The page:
JACKSON (continuing his statement to the jury): But what is it? How much do you really know about the Black Panther Party? Simply because they repeat—as Mr. McGill asked Mr. Jamal—simply because they repeat what someone else, Mao Tse-Tung, may have said sometime ago, can we deny that political power in America was the result of a gun?

We know that we fought Great Britain. We know that we fought Indians, and we fought and we fought and we fought. And we’re still fighting in this world.

Does that in and of itself indicate that Mr. Abu-Jamal is [advocating] violence? I think not, the article went on to state that the [Philadelphia] Black Panther[s], along with Mr. Jamal, fed 80 Black kids daily. Can any of you—and I don’t say this in criticism—but can any of you say that you fed 80 Black kids each day? Those Black kids needed to be fed.

So the reality of the Black Panther Party, the reality of Mr. Jamal’s interest, the reality of Mr. Jamal’s activities presented to you now for which you are to judge whether or not this man is to receive the [death] penalty or life imprisonment.

[After Jackson was finished, McGill gave his final statement to the jury. He discussed Abu-Jamal’s almost constant defiance during the trial as yet another example of the need for law and order. Faulkner, the slain officer, represented this need, declared McGill. Discussing the defendant’s contempt for his own attorney, the prosecutor said Abu-Jamal saw Jackson as a "traitor" because Jackson was representing and following the law.]

McGILL: Again, this is what this is all about, law and order. How do we avoid it if we don’t like it, we don’t just accept it, and we don’t try to change it from within, we just rebel against it. And maybe that was the siege all the way back then with political power, power growing out of the barrel of a gun. No matter who said it, when you do say it and when you feel it, and particularly in the area when you’re talking about police and cops and so forth, even back then, this is not something that happened over night.

WILLIAMS: McGill, the one who first gave voice to the hard-line anti-Mumia perspective [that exists today], had no interest in learning about Mumia’s life to gain insight into his political and moral beliefs. He simply extracted from a 1970 newspaper article a Mao quote that was fashionable among Black Panther members at the time and wove a story around it.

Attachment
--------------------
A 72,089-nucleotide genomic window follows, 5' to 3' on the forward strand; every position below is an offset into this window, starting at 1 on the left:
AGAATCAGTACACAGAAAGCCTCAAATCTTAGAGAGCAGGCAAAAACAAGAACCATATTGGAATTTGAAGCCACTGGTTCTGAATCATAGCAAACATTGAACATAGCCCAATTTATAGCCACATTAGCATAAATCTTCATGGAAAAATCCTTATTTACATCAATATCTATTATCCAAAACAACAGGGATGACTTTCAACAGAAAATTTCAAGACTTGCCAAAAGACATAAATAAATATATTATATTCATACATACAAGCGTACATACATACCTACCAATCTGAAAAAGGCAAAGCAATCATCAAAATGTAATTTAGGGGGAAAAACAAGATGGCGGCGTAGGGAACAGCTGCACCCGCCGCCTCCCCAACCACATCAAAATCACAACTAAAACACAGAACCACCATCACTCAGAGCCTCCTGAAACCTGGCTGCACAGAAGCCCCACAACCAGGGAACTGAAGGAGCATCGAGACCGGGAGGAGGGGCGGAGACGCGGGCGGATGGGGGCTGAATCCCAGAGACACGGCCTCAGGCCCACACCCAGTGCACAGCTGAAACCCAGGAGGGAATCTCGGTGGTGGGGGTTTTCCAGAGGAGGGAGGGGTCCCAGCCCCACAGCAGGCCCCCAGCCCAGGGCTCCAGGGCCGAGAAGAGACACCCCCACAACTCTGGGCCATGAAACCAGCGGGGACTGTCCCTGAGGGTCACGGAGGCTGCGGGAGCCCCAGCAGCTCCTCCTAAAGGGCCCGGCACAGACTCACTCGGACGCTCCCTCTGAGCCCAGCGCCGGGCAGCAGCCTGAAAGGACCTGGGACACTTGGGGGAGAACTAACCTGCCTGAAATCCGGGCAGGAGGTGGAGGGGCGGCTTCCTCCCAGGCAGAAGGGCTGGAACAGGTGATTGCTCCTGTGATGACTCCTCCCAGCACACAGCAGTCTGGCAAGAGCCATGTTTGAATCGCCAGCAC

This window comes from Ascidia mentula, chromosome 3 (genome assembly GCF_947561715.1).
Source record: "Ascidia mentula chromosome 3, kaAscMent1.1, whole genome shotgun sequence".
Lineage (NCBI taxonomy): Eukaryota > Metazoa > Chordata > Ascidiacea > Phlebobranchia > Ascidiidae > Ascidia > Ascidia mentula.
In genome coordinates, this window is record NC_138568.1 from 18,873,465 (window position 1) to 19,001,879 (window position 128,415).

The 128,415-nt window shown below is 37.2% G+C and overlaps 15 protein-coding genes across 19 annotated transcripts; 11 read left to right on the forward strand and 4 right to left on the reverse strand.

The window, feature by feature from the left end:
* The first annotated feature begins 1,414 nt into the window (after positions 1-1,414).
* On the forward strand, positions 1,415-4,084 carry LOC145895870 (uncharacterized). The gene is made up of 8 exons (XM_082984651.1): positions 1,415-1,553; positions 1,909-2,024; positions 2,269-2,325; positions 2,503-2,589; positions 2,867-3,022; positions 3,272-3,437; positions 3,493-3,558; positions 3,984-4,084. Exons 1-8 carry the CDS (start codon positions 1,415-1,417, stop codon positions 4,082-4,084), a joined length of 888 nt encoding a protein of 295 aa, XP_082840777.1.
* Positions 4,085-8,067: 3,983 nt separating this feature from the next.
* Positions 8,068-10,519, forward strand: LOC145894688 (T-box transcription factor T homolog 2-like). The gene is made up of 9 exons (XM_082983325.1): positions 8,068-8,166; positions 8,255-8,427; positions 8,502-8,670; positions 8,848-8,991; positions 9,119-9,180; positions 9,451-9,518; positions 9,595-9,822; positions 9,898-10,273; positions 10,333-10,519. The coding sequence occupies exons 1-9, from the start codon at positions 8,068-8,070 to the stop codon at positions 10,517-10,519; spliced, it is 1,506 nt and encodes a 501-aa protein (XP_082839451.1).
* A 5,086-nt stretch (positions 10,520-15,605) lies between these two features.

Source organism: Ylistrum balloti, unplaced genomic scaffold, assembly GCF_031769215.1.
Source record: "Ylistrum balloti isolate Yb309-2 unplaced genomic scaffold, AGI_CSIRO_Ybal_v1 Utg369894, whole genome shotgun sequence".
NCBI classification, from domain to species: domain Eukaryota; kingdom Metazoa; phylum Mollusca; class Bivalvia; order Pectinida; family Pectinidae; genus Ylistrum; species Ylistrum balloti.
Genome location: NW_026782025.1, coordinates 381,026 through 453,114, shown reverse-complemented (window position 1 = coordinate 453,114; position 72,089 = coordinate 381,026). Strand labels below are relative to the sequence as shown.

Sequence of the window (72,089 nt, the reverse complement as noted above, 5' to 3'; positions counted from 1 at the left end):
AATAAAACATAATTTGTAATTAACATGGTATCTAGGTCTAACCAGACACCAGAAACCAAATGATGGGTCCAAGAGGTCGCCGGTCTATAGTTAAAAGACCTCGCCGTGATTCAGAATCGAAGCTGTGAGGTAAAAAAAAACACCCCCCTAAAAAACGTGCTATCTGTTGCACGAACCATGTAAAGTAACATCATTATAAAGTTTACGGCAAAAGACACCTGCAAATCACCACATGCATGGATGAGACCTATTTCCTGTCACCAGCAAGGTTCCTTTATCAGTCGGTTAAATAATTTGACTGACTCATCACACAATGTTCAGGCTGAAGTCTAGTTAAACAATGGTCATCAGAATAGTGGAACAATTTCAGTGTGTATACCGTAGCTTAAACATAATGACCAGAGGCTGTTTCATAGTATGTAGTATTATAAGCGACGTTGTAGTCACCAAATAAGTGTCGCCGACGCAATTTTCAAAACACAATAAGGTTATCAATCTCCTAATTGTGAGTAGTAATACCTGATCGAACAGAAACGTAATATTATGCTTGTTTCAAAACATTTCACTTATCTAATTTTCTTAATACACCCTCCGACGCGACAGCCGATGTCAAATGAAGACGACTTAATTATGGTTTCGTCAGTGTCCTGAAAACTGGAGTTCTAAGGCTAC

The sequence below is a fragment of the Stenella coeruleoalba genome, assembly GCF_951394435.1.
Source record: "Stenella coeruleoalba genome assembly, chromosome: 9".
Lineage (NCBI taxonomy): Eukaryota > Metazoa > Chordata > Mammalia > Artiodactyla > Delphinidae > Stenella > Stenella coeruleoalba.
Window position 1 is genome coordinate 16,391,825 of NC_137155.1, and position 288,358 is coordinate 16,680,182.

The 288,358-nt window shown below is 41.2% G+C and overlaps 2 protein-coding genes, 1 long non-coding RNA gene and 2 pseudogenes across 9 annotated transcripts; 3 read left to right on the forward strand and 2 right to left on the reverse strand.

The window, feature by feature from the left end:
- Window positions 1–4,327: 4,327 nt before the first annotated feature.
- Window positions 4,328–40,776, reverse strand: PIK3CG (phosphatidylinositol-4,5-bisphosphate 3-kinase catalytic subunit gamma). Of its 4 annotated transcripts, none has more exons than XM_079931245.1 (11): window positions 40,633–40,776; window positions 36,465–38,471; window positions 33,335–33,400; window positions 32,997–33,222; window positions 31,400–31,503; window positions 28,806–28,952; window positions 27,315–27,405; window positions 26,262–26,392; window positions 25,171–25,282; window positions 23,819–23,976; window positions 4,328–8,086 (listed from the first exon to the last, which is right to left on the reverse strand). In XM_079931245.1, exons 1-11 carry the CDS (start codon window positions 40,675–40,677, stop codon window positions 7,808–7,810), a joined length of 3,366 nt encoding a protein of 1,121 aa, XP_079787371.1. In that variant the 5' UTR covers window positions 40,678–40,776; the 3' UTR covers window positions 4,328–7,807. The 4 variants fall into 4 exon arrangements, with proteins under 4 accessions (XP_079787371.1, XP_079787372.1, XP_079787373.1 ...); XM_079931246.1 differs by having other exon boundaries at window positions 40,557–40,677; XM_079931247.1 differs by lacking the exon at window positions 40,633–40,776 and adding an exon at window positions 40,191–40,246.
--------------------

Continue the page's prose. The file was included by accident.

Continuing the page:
Mumia’s affiliation with the Black Panther Party and his attraction to MOVE symbolized his renunciation of law and order, which is nothing more than a lazy slogan for preserving the status quo and all of the values that support it.

Whether Mumia killed Officer Faulkner or not became secondary inasmuch as it was taken as a starting point for McGill. The trial, from the prosecution’s perspective, was not so much about proving Mumia’s guilt as it was about explaining it. McGill’s success in positing a compelling explanation for the killing—leaving aside whether the explanation was right or wrong—propelled the case toward its ultimate death verdict. That success still drives the anti-Mumia rhetoric…..

The Panthers were indeed fond of Mao’s remark that "all political power grows out of the barrel of a gun."

Mumia’s early political awareness could not have sidestepped such sloganeering. But it was too much for McGill’s jury, nurtured on network news and sitcoms, to understand that the Panthers in general, and Mumia in particular, embraced Mao’s remark as an observation, a pithy distillation, of European and American history.

Mumia tried to explain that point to the jury, but the transmittal of that message, occurring in Judge Sabo’s pressure-cooker courtroom with the fog of death hovering over the proceedings, was lost upon an audience that had already adjudicated Mumia a cold-blooded cop killer.

[The jury called for the death penalty. In 1983, Sabo sentenced Abu-Jamal to death by the electric chair.]


Table of Contents


Todd Steven Burroughs, Ph.D. ( is an independent researcher/writer based in Hyattsville, Md. He is a primary author of Civil Rights Chronicle (Legacy), a history of the Civil Rights Movement, and a contributor to Putting The Movement Back Into Civil Rights Teaching (Teaching For Change/Poverty & Race Research Action Council), a K-12 teaching guide of the Civil Rights Movement. He is writing a biography of Abu-Jamal.
(Sources: "State v. Abu-Jamal" 1982 trial transcript; "Race Against Death: The Struggle For The Life And Freedom Of Mumia Abu-Jamal," an unpublished doctoral dissertation by Michael Schiffmann; "Still Black, Still Strong: Survivors Of The War Against Black Revolutionaries," Daniel R. Williams’s "Executing Justice: An Inside Account Of The Case Of Mumia Abu-Jamal" and Dave Lindorff’s "Killing Time: An Investigation Into The Death Row Case Of Mumia Abu-Jamal.")
Special thanks to South End Press, Judy Dothard Simmons, Michael Schiffmann, Reginald Schell, Annette Schiffmann, Linn Washington, Chinosole, Jennifer Beach, Noelle Hanrahan, Ollie A. Johnson III and The Partisan Defense Committee for their assistance with this series.


photo of Mumia Abu Jamal

from Internationalist Group

Copyright © 2004 by Todd Steven Burroughs. Used with permission of the author. photo of Todd Steven Burroughs

 from Research Channel